As with many other things, a little experience makes the job easier. It helps to know maritime history so that we can place these items in their “historical context,” if you know what I mean. It also helps to be familiar with the conventions observed in creating these manuscripts. For example, before a journal-keeping sailor got to the narrative part of his entry, if he ever did, he would typically break the day down to “First part,” “Middle part,” and “Latter part,” using these divisions to describe the weather and its changes throughout the day. He would then say what he had to say, if anything, about where they were, or what they saw or did. Then he would close his entry with “So ends.”
This sounds simple enough, and it is. But if you are not familiar with these conventions, and if your journal keeper has, as he so often does, execrable penmanship and worse spelling, you can waste a lot of time trying to figure out whether the hen scratch representing “so ends” is an island, another ship, or a prayer. Similarly, latitude goes 90 degrees each way from the equator, and longitude goes 180 east and west from Greenwich. These sailors had a lot on their minds, or not much mind to contain that lot, and they often neglected to omit the N,S,E or W after recording their position in degrees and minutes.

I learned early on to keep a map of the globe, with latitude and longitude delineated, beside me at all times. 


Not only did it help me figure out where the ship was (Lat 15 Long 30 would put you either near Cape Verde in the middle of the Atlantic Ocean, or off the coast of Brazil in the Southern Atlantic, or in the middle of Sudan or in Zambia – neither of which proud African nations would be the best environment for a ship), the atlas also enabled me to trace the progress of the ship around the globe. And a surprising number of these guys, in the most unassuming way, did circumnavigate – in leaky, pestilential ships with barbaric mates and tyrannical skippers. I used to use a giant atlas, and I still do for the image of the globe, but Google has proved to be a godsend when I need to find out if Soends” is an island.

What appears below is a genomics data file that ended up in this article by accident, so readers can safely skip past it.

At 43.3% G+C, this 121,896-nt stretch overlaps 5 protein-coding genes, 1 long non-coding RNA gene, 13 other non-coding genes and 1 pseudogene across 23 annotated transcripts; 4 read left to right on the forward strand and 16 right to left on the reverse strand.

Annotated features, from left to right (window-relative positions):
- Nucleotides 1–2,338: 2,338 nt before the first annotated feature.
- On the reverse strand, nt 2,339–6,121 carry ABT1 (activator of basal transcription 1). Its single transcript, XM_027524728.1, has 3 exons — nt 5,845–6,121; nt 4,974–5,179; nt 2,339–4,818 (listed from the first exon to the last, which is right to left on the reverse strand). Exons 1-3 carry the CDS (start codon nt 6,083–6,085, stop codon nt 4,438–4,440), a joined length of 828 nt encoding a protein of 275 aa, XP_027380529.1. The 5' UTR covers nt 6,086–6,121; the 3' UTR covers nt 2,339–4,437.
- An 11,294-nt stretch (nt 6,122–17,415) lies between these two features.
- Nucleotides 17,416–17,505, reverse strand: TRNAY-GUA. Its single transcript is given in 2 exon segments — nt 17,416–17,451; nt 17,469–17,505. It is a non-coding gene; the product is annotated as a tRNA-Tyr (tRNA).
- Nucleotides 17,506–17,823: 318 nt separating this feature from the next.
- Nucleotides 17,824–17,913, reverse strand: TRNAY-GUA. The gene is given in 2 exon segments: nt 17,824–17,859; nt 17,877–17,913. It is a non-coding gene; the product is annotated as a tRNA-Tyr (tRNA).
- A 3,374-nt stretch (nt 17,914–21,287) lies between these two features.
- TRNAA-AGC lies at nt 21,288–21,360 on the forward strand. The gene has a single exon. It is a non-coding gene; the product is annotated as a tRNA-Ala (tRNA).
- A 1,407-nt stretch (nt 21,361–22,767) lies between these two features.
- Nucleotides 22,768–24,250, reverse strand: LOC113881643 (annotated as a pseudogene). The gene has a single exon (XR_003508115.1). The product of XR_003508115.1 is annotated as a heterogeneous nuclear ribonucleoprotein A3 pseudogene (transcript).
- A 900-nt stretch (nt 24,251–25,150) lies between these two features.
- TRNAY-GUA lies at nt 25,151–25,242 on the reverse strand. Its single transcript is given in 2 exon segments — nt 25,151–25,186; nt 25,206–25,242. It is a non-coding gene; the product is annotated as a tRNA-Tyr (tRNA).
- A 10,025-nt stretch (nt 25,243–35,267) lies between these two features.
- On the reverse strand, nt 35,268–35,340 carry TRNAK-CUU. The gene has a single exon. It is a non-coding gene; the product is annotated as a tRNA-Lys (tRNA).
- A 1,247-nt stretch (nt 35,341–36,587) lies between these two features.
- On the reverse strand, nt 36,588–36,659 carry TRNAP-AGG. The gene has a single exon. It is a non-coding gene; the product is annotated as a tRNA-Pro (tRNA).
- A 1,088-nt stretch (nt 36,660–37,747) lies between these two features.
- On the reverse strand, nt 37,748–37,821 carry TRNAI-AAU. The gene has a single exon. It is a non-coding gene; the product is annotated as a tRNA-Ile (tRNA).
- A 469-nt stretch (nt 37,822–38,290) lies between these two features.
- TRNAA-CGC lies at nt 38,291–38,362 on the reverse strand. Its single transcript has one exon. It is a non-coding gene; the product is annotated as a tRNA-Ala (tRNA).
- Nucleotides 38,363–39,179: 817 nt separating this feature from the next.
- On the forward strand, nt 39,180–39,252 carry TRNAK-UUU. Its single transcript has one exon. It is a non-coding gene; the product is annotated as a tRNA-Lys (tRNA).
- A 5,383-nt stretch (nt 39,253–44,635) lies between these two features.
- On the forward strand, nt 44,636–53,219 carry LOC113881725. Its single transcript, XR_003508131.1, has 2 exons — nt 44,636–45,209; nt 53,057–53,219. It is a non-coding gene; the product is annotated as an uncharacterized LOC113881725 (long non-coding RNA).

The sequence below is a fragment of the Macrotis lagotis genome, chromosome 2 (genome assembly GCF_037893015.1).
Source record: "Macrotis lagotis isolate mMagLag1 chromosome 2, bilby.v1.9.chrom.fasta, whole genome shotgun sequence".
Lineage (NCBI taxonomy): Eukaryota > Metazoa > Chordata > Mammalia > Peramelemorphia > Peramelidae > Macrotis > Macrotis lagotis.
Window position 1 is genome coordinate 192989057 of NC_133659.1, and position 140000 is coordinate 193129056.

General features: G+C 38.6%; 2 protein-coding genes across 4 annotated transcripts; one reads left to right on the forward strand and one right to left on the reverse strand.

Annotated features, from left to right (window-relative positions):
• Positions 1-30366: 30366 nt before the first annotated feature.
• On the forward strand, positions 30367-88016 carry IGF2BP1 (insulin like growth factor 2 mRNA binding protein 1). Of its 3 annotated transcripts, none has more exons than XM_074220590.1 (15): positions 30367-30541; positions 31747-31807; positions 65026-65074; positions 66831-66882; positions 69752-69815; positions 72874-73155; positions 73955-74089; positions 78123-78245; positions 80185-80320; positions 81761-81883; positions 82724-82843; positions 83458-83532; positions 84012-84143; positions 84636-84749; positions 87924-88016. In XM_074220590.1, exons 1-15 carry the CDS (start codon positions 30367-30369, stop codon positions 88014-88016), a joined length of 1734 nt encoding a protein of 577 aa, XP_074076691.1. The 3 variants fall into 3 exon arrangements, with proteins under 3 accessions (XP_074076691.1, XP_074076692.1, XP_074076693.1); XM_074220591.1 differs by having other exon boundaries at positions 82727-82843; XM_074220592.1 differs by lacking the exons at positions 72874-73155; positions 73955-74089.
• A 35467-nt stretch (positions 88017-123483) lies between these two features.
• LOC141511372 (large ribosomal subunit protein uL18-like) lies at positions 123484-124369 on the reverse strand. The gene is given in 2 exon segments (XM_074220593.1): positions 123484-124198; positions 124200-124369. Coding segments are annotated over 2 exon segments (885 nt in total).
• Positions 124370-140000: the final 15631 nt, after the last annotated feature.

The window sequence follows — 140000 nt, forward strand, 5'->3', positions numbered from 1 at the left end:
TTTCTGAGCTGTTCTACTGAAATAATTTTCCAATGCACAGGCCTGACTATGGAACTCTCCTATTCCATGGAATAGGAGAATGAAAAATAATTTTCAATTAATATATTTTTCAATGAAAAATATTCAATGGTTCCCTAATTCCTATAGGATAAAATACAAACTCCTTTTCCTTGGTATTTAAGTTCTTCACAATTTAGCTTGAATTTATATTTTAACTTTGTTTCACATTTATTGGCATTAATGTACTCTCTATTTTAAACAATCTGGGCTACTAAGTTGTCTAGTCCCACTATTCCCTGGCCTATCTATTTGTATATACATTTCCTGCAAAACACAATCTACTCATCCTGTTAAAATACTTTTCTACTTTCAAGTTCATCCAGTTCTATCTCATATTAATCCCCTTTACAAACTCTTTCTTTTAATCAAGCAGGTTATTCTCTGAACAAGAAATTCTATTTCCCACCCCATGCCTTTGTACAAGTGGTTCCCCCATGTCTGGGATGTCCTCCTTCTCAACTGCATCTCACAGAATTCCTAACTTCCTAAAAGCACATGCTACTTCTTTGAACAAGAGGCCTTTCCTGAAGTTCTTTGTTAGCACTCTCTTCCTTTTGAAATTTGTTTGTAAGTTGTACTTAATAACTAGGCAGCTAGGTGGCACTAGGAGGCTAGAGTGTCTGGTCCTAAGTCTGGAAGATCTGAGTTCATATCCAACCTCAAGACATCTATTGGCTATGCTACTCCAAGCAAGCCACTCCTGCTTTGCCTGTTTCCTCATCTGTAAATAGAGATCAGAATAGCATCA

Then there are the hundreds of specialized nautical terms written, again, in bad hand and worse orthography. Verbs like “speak” and “gam,” and all the names of “whalecraft,” not to mention parts of the ship, and slang. You get the idea. Here's where reference books earn their money.
Consider all the places a tyro might get lost. In the navy, for example (and there are a couple of lovely naval journals in this lot), it turns out that a day, for log keeping purposes, starts at noon and goes through to noon of the next day. Of course, they don't tell you this; you have to figure it out for yourself. Many years ago, after discovering for the nth time that some key battle had taken place, according to the eyewitness account I was reading, a day before or after it was supposed to have taken place, I tumbled to the fact that maybe something else was going on, and that I would not be re-writing any history books.

I could ramble on about such matters for an indecent length of time. And don't even get me started about things like whale stamps (in one of the whaling logs I've been reading the keeper used six different whale stamps; in another a keeper used the biggest whale stamp I've ever seen – fully seven inches long).
But I no longer have indecent amounts of time to fritter away, and you may not, either. So here's a very brief description of one the the journals that was not written by a whaleman. It was written by a purser (the CFO aboard ship) in a US Navy ship called the Dolphin, in the 1830s, on slave patrol and then along the coast of South America. There, he and his shipmates stumbled into a rebellion that was taking place in Bahia, Brazil. Wikipedia characterizes it as, “one of the most important urban slave rebellions in the Americas, of particular note because it was the only predominantly Muslim slave revolt in the history of the New World.” This sailor, A.C. Watson, was there. And for a while last Wednesday, I was there with him.

Oh, did I mention you have to read these things?